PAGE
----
As the follow up to their previous feature, Rabies, which has the distinction of being the first Israeli horror film, directors Aharon Keshales and Navot Papushado return with Big Bad Wolves, a fusion of revenge thriller and pitch black comedy that manages to be both absolutely hilarious and savagely sinister, a combination that produces one of the year’s most dynamic, entertaining and haunting cinematic experiences.

The film follows three men whose lives are dramatically brought together by an act of absolute horror: the abuse and savage murder of a young girl. The men in question are, a rule breaking police officer who turns vigilante to track down the girl’s killer; the father of the little girl, who seeks a bloody and sadistic revenge; and finally, the main suspect…a religious studies teacher who was arrested but released due to a scandalous blunder caused by the police officer. When these men come together, it will descend into a night of horror, pratfalls, revelations, unexpected guests and a very suspect cake.

Finding the right level between humour and horror is a delicate and often thankless art: Go too far with the comedy and it becomes a simple parody; go to far with the horror, and it can end up being too dark and tonally imbalanced. In Big Bad Wolves, the filmmakers push both crucial elements to the extreme, creating a film packed with roaring laughs that absolutely floor you, and acts of violence and cruelty that are often difficult to watch (in particular, the ‘fire test’). Indeed, the combination of darkness and light is reminiscent of the darkest Ealing comedies, especially The Ladykillers, with which the film shares a farcical relationship between events downstairs and upstairs.

The central performers all manage to capture and reinforce the film’s intense blend of humour and horror through their almost cartoonish characters. Lior Ackenazi is charming as Miki, the Dirty Harry wannabe whose heart is in the right place, but often acts before he thinks…a trait that makes him a great police officer, but will ultimately come back to haunt him; Tzahi Grad is terrifying as the damaged Gidi, a juxtaposition of warm fatherly features and a relentless sadistic will for revenge, a combination that Grad absolutely perfects, making for a powerhouse performance; and finally, Rotem Keinan’s performance as Dror, a character accused and abused for a crime that he absolutely denies. Keinen exudes an overwhelming sense of vulnerability and tragedy; you can’t help but emotionally connect with his plight. He is the heart of the film…which considering he is a suspected pedophile and serial killer is an amazing feat. It is a testament to the quality of the direction, acting and the writing that, right up until the final haunting images, the ultimate truths and horrors at the core of the film are always fiendishly ungraspable and mutating throughout, as these three characters evolve in a mesmerizing and violent fashion.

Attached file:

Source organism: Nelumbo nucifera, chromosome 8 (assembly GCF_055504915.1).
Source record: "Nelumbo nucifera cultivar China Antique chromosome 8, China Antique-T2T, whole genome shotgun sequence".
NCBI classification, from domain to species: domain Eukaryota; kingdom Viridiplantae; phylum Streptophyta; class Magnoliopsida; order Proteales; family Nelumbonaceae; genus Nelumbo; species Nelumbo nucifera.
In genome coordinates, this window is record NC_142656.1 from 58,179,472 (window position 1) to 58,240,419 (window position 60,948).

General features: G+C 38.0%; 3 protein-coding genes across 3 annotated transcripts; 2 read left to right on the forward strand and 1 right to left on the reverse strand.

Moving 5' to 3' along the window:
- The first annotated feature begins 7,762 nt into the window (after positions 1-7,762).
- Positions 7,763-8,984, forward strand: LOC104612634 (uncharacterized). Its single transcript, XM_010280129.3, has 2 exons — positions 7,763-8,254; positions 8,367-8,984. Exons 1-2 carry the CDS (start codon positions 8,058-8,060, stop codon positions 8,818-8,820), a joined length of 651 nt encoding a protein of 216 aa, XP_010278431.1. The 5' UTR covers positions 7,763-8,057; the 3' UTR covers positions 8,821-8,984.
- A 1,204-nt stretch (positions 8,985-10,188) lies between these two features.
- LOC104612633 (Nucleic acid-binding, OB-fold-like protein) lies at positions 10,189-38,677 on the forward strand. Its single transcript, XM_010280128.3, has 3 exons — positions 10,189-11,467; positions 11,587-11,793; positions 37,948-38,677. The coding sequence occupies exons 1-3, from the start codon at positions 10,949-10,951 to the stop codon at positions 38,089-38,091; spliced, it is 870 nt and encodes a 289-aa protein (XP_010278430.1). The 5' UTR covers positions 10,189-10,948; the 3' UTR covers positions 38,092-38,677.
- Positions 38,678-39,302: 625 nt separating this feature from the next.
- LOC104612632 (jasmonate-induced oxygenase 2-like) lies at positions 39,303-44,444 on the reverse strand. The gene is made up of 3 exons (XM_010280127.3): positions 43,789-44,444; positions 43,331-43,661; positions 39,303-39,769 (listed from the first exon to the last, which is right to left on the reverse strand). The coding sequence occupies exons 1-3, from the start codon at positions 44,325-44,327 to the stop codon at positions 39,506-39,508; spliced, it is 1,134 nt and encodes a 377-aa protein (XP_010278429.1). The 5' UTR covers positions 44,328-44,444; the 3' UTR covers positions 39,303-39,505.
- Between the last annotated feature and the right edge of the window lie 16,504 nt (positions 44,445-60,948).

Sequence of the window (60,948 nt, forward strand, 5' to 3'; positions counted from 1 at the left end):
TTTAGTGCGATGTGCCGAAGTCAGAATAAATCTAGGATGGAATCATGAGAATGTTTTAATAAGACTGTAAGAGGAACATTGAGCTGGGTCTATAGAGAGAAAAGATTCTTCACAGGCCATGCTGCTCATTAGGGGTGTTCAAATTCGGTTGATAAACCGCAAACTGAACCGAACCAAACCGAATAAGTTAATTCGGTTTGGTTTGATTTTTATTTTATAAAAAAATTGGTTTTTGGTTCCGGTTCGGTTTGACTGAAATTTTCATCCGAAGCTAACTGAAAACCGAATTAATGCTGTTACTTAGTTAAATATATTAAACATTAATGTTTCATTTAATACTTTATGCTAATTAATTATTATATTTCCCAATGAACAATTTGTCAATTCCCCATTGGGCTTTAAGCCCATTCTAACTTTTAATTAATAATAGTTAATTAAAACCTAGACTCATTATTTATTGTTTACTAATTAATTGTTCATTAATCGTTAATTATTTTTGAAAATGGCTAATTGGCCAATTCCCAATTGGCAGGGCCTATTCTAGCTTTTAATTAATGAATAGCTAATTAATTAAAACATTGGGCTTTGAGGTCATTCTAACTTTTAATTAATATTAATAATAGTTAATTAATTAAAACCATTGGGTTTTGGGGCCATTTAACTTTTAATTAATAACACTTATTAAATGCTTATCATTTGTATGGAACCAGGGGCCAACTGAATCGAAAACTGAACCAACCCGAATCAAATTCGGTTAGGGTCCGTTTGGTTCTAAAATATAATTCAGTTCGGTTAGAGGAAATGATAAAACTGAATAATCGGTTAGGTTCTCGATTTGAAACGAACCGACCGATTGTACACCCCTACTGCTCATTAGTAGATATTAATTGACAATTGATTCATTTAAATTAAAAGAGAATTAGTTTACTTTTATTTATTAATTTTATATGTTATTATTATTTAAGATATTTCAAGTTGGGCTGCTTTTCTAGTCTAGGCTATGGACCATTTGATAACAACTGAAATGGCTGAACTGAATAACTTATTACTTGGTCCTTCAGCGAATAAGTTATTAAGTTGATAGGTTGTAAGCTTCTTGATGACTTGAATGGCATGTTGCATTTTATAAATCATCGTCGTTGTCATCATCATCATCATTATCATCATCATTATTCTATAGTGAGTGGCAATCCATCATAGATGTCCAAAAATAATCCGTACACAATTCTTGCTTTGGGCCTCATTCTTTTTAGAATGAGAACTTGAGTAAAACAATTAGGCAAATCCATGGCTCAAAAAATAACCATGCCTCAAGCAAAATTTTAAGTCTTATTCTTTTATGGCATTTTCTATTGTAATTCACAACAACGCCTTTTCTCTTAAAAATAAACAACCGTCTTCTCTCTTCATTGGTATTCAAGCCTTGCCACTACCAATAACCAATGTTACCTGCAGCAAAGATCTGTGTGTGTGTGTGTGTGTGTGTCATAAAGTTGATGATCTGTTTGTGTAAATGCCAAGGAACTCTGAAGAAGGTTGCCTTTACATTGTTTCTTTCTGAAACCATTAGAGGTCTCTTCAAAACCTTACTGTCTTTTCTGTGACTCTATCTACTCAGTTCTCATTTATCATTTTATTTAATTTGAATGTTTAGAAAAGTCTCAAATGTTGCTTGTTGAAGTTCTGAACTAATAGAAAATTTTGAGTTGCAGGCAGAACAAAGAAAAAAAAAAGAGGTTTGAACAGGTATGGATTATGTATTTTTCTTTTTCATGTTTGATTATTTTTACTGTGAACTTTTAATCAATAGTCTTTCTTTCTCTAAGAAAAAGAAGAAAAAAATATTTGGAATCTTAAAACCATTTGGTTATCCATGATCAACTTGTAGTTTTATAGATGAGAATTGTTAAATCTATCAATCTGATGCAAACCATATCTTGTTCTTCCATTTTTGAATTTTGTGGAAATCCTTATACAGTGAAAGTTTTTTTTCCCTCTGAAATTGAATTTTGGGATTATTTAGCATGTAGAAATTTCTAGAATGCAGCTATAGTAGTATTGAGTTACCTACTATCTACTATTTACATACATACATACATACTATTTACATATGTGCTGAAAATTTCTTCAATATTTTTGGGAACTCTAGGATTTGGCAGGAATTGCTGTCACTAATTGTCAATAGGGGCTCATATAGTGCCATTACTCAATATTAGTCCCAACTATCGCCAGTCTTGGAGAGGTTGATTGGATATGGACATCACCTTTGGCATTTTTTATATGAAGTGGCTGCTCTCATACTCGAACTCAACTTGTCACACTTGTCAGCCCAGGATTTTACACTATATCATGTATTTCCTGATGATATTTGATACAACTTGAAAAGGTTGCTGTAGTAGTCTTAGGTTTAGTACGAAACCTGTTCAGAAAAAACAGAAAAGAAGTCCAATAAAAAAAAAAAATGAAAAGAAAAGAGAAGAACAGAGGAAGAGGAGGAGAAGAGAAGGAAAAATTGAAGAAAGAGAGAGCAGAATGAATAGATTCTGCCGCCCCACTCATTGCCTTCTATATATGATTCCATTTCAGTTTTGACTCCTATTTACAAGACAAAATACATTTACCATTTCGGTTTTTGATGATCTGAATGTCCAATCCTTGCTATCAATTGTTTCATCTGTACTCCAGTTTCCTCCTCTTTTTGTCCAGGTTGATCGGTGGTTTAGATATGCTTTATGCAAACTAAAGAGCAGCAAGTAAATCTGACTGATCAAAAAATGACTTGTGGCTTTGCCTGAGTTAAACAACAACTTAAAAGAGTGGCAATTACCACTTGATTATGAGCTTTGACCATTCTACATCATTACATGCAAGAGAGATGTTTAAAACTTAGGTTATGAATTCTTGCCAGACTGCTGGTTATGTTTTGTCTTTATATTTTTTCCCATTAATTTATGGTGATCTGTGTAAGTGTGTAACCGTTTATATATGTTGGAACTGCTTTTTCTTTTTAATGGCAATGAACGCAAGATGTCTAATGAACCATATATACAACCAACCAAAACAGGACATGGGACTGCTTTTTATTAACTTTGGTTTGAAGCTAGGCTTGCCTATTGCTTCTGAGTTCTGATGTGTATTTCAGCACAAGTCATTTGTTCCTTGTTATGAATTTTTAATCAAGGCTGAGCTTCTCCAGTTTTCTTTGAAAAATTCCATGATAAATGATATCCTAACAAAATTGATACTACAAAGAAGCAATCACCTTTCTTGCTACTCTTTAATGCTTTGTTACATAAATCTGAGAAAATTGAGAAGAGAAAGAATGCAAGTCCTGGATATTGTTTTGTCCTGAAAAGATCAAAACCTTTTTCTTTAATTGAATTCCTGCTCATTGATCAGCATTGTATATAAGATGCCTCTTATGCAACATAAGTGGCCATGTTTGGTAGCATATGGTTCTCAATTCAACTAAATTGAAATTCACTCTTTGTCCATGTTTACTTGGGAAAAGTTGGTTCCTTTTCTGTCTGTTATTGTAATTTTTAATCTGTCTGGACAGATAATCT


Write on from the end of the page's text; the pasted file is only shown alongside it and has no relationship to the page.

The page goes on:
Visually, the film is a beautifully structured, composed with moments of creative flourish that are often used during moments of comedy (Gidi baking a cake) or gut wrenching horror (the reveal of the little girl’s body), intensifying the affective power of these crucial emotional extremes. However, the directors also pay homage to a couple of iconic directors in particularly In it’s use of soft slow motion in the film’s opening, the film channels the sweeping movement and creeping dread of De Palma’s distinctive tracking crane shots, and slow motion compositions, such as the opening of Dressed to Kill; while the sharp dialogue and claustrophobic character proximity during the early scenes of Dror’s imprisonment at the hands of Gidi and Miki, pay more than a gentle nod to Quentin Tarantino’s Reservoir Dogs. Without a doubt, this film is the work of filmmakers who absolutely understand cinematic language and are well versed in the past masters and their influence.

Big Bad Wolves is an absolutely exquisite experience. It is both one of the funniest films of the year, and one of the darkest. The film moves effortlessly moving between these two emotional extremes to create a unique addition to the modern horror landscape. Big Bad Wolves has the energy, dark humour, bitter edge and fearlessness of early Coen Brothers, in particular Blood Simple and Fargo, with a sensibility and attitude rooted in their national culture that marks Kesheles and Papushado as creative talents in their own right, who are most definitely in the ascendency.

VERDICT: [rating=4]

About The Author

Matthew Hammond is a full time cinephile, specializing in cult, art house and 1980’s cinema. While film is his overwhelming passion, Matthew has been known to enjoy comic books, Sherlock Holmes stories and a good film related T-shirt. Feel free to email me with any questions or comments: mattpaul61@o2.co.uk